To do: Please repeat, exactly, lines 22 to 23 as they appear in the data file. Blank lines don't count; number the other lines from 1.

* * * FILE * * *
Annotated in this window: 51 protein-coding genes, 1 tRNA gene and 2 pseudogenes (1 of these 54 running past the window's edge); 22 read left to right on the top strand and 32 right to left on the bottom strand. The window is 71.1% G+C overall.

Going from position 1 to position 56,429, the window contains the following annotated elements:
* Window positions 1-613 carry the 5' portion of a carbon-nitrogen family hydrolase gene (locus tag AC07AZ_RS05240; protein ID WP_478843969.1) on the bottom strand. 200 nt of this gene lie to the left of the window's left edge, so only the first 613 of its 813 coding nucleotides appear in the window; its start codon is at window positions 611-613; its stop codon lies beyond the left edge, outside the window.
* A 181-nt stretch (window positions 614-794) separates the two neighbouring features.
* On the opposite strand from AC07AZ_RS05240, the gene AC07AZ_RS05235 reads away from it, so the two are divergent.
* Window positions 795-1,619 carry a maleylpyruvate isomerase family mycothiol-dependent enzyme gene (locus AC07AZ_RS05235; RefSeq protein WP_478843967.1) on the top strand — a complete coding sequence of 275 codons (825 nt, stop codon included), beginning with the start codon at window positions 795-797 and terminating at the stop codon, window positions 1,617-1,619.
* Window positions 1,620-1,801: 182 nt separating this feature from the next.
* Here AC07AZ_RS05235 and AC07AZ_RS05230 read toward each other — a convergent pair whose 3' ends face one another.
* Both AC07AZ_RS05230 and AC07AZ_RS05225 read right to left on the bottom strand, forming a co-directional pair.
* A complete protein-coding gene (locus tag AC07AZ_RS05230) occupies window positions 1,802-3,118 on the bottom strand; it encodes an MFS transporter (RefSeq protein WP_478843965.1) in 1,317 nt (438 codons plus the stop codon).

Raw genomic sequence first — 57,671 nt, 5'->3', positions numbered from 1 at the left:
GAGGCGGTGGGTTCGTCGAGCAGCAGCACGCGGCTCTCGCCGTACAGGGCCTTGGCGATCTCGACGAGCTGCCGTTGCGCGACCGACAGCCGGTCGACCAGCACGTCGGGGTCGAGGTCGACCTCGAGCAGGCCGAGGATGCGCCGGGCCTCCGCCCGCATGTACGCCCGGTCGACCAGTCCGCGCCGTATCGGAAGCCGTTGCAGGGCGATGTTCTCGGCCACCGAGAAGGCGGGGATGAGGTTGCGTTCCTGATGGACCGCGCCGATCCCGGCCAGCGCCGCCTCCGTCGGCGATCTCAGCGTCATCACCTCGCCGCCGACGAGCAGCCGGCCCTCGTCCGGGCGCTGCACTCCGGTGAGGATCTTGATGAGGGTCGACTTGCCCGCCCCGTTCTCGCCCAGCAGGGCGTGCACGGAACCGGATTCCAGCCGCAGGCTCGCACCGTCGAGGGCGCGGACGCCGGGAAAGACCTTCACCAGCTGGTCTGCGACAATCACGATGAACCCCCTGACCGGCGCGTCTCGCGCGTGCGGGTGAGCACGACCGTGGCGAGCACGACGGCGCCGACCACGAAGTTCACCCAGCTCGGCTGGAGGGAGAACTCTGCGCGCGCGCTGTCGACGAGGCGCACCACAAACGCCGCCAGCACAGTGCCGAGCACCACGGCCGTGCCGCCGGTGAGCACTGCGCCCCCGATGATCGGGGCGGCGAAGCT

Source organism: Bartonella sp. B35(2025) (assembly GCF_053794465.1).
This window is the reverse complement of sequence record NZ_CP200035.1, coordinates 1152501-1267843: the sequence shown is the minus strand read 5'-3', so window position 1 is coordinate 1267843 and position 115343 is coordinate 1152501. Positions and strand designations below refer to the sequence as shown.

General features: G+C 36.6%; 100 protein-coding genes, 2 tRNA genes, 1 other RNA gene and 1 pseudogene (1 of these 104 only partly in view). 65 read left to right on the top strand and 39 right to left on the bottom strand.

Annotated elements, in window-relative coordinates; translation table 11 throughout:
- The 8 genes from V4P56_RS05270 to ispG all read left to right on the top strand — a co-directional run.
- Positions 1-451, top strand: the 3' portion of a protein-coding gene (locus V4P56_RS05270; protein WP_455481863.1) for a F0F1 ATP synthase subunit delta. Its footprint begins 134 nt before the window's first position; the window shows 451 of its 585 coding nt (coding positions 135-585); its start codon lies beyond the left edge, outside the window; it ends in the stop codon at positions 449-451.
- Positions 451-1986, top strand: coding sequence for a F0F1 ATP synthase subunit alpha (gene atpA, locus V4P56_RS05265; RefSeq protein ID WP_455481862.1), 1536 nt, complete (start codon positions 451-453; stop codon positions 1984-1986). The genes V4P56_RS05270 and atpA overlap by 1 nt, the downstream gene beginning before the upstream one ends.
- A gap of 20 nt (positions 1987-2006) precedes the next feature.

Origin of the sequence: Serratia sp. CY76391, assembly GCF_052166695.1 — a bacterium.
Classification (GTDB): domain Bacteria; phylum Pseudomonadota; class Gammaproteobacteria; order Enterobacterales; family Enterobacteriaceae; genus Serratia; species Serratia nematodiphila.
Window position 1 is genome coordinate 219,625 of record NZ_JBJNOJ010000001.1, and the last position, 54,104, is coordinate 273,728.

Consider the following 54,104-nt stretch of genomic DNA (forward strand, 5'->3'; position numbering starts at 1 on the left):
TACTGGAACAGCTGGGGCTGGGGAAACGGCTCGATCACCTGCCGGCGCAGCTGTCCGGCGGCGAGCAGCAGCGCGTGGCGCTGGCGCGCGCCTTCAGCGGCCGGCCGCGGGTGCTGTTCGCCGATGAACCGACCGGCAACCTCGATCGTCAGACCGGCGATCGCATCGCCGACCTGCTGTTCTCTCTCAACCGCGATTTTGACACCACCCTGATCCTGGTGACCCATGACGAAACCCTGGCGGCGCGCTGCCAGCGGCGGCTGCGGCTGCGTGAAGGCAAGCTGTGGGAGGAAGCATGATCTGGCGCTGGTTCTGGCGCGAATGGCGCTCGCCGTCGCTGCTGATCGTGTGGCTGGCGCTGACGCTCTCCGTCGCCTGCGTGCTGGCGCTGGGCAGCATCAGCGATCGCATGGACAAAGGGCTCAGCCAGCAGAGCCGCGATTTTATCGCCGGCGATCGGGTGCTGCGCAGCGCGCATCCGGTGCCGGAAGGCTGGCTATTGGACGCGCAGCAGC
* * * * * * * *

Classification (GTDB): domain Bacteria; phylum Pseudomonadota; class Gammaproteobacteria; order Enterobacterales; family Enterobacteriaceae; genus Serratia; species Serratia nematodiphila.
Window position 1 is genome coordinate 219,625 of record NZ_JBJNOJ010000001.1, and the last position, 54,104, is coordinate 273,728.